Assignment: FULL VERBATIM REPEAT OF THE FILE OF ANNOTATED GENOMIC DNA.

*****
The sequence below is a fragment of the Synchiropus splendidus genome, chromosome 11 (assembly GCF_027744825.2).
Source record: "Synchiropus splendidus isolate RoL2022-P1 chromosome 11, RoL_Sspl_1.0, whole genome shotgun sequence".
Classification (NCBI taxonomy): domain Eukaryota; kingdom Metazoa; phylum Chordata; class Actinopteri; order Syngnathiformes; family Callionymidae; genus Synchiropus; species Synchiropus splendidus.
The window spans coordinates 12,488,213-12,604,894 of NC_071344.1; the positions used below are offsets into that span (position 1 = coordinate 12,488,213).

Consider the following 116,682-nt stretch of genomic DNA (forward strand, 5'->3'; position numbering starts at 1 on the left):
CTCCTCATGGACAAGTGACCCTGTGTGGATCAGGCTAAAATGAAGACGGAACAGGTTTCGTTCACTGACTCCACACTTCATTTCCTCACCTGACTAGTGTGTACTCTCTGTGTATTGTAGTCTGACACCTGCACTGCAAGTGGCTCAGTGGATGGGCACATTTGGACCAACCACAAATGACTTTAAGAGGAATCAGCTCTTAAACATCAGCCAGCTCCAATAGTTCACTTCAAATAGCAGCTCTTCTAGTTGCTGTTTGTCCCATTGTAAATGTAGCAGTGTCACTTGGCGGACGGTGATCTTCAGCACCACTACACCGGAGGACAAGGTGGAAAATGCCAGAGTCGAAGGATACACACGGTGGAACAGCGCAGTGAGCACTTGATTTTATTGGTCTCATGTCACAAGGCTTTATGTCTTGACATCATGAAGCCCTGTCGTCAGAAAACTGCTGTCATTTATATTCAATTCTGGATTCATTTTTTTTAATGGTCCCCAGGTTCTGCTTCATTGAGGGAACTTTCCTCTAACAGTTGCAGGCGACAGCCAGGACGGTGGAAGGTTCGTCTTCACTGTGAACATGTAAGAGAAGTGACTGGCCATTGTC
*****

The sequence below is a fragment of the Synchiropus splendidus genome, chromosome 11 (assembly GCF_027744825.2).
Source record: "Synchiropus splendidus isolate RoL2022-P1 chromosome 11, RoL_Sspl_1.0, whole genome shotgun sequence".
Classification (NCBI taxonomy): domain Eukaryota; kingdom Metazoa; phylum Chordata; class Actinopteri; order Syngnathiformes; family Callionymidae; genus Synchiropus; species Synchiropus splendidus.
The window spans coordinates 12,488,213-12,604,894 of NC_071344.1; the positions used below are offsets into that span (position 1 = coordinate 12,488,213).

Consider the following 116,682-nt stretch of genomic DNA (forward strand, 5'->3'; position numbering starts at 1 on the left):
CTCCTCATGGACAAGTGACCCTGTGTGGATCAGGCTAAAATGAAGACGGAACAGGTTTCGTTCACTGACTCCACACTTCATTTCCTCACCTGACTAGTGTGTACTCTCTGTGTATTGTAGTCTGACACCTGCACTGCAAGTGGCTCAGTGGATGGGCACATTTGGACCAACCACAAATGACTTTAAGAGGAATCAGCTCTTAAACATCAGCCAGCTCCAATAGTTCACTTCAAATAGCAGCTCTTCTAGTTGCTGTTTGTCCCATTGTAAATGTAGCAGTGTCACTTGGCGGACGGTGATCTTCAGCACCACTACACCGGAGGACAAGGTGGAAAATGCCAGAGTCGAAGGATACACACGGTGGAACAGCGCAGTGAGCACTTGATTTTATTGGTCTCATGTCACAAGGCTTTATGTCTTGACATCATGAAGCCCTGTCGTCAGAAAACTGCTGTCATTTATATTCAATTCTGGATTCATTTTTTTTAATGGTCCCCAGGTTCTGCTTCATTGAGGGAACTTTCCTCTAACAGTTGCAGGCGACAGCCAGGACGGTGGAAGGTTCGTCTTCACTGTGAACATGTAAGAGAAGTGACTGGCCATTGTC